We will also see discussion of revised proposals from Member States and industry for the establishment of an International Maritime Research Board and Fund (IMRB), as well as proposals for a GHG workplan to structure discussions on mid- and long-term candidate measures in future sessions.
The move from fossil fuels is key to achieving decarbonization.
I am pleased to note the work being undertaken by the Committee in this regard including concrete proposals on mid- and long-term measures.
The interest and submissions received are a clear indication of the importance for the Organization to continue to lead on reduction of GHG emissions from shipping.
No single stakeholder can make decarbonization of shipping a reality by acting alone.
With your strong commitment to finalizing the short-term measure at this session as a key starting point and agreeing on a way forward to structure future discussions, IMO will demonstrate that it is on the right pathway of GHG reduction consistent with the Paris Agreement temperature goals.
It will also reinforce the message that IMO is the only global forum to address climate-friendly maritime transport to any sceptic who might think otherwise.
Distinguished delegates, there are other issues where action by the Committee is important and urgent.
In the context of prevention of air pollution from ships, you will consider the proposals to enhance guidance on the discharge water from exhaust gas cleaning systems (EGCS) into the aquatic environment, and draft terms of reference for further work on reduction of impacts on the Arctic of black carbon emissions from international shipping.
With regard to the Action Plan to address marine plastic litter from ships, you are expected to consider the marking of fishing gear and the development of a draft Strategy to Address Marine Plastic Litter from Ships.
It is important to progress this work to enable IMO, in cooperation with other UN agencies and international organizations, to take more informed and effective action to address marine plastic litter.
Underwater noise from commercial vessels has been recognized by an increasing number of studies as a serious environmental concern, and you are invited to consider the related proposed new output ("Review of the 2014 Guidelines for the reduction of underwater noise from commercial shipping to address adverse impacts on marine life and identification of next steps").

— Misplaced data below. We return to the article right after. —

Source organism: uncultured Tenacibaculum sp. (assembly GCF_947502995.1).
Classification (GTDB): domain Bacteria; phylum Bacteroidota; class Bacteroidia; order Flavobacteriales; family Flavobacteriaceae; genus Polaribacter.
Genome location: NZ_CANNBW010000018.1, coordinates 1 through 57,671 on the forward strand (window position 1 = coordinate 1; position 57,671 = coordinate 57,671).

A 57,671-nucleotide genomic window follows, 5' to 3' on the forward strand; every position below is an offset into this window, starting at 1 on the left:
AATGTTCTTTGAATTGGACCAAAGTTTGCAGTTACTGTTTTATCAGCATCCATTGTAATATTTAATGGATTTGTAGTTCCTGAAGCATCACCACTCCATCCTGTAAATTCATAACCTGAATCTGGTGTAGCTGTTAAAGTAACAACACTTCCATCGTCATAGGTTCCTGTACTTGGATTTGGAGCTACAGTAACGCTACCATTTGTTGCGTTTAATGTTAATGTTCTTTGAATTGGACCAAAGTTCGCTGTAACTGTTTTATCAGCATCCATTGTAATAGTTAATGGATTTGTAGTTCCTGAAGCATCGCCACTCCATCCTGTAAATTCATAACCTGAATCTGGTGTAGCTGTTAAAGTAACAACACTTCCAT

Your agenda also includes the adoption of several draft amendments, in addition to MARPOL Annex VI to reduce carbon intensity of international shipping as I have already mentioned,
- exemption of Unmanned non-self-propelled (UNSP) barges from survey and certification requirements, that forms part of a draft revised consolidated MARPOL Annex VI, incorporating all previous amendments;
- draft amendments to MARPOL Annex I concerning the prohibition on the use and carriage for use as fuel of heavy fuel oil by ships in Arctic waters; and
- draft amendments to the AFS Convention concerning controls on cybutryne and the form of the International Anti-Fouling System Certificate.
Your Committee's very busy agenda illustrates that our work here at IMO is intrinsically linked to the sustainable management and governance of the ocean.
In celebrating the UN World Oceans Day (8 June 2021) with the theme of "The Ocean: Life and Livelihoods",
I am pleased to announce that IMO will host a webinar on the "Role of IMO in ocean governance", on 23 June, in cooperation with IMO family institutes and organizations, WMU, IMLI, IOPCF and IMSO, and I encourage you all to attend.
Distinguished delegates, Even though IMO cannot hold face-to-face meetings at this stage, we have gained experience with holding virtual meetings, and I am confident that your able Chair, Mr. Hideaki Saito of Japan, supported by the Vice-Chair, Mr. Harry Conway of Liberia, and assisted by the Secretariat, will steer the Committee's discussions towards a successful conclusion during the days ahead.
I look forward to a fruitful meeting.